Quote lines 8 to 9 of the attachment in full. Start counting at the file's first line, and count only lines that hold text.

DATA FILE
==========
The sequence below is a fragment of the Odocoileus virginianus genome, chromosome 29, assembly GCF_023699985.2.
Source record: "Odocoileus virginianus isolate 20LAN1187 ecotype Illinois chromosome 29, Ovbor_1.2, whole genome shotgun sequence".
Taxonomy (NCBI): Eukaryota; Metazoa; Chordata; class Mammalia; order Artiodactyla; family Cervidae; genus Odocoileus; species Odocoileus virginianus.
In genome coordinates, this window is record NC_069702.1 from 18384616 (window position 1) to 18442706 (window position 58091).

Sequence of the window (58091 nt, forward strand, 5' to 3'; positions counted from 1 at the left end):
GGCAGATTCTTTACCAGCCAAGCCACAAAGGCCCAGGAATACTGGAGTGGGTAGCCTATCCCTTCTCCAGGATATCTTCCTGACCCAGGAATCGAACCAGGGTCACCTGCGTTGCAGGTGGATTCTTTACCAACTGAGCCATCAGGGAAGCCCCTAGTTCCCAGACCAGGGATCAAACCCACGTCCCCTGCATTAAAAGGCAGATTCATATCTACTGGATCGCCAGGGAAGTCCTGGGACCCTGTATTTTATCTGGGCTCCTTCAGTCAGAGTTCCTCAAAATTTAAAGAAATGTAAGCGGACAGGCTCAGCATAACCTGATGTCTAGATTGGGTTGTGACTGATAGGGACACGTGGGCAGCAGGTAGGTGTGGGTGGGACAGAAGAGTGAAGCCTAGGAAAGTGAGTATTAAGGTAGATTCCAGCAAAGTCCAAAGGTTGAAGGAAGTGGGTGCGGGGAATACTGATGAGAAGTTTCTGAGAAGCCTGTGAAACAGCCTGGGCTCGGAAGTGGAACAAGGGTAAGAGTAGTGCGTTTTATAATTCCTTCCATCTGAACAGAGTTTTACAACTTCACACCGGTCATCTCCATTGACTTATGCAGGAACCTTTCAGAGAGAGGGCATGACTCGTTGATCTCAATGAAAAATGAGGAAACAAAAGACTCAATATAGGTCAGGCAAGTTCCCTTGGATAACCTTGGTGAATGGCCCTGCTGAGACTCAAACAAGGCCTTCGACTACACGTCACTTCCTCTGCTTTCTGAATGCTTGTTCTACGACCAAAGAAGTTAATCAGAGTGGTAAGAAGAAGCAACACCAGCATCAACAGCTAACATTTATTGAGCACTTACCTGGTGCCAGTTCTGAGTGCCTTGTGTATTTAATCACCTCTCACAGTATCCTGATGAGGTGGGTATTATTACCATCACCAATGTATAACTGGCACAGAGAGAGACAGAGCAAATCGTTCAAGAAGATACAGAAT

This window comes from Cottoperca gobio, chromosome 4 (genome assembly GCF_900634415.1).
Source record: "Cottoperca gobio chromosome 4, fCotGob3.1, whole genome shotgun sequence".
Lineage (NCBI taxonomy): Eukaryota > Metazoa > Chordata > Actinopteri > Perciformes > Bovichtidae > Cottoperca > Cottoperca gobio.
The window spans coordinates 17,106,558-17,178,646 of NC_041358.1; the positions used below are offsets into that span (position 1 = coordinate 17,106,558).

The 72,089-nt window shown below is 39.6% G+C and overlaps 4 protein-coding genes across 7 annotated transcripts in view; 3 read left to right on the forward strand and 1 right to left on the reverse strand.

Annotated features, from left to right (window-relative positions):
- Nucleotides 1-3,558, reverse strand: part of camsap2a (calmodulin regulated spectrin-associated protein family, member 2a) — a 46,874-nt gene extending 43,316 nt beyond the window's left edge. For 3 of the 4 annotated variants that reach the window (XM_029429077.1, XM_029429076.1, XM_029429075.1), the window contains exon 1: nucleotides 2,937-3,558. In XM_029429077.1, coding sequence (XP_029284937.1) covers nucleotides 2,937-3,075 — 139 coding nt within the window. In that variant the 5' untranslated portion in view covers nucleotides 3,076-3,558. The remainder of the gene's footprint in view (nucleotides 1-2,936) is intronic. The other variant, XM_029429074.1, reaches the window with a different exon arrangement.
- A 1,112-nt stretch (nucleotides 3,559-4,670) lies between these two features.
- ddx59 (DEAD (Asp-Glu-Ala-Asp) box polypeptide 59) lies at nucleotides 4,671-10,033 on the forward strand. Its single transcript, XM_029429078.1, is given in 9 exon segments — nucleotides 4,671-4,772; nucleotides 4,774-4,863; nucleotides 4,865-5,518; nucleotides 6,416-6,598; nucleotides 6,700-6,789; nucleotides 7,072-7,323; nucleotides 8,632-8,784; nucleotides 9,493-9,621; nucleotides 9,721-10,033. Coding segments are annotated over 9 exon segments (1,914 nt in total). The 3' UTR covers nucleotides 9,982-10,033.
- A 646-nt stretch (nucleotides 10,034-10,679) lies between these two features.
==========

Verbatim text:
Source record: "Cottoperca gobio chromosome 4, fCotGob3.1, whole genome shotgun sequence".
Lineage (NCBI taxonomy): Eukaryota > Metazoa > Chordata > Actinopteri > Perciformes > Bovichtidae > Cottoperca > Cottoperca gobio.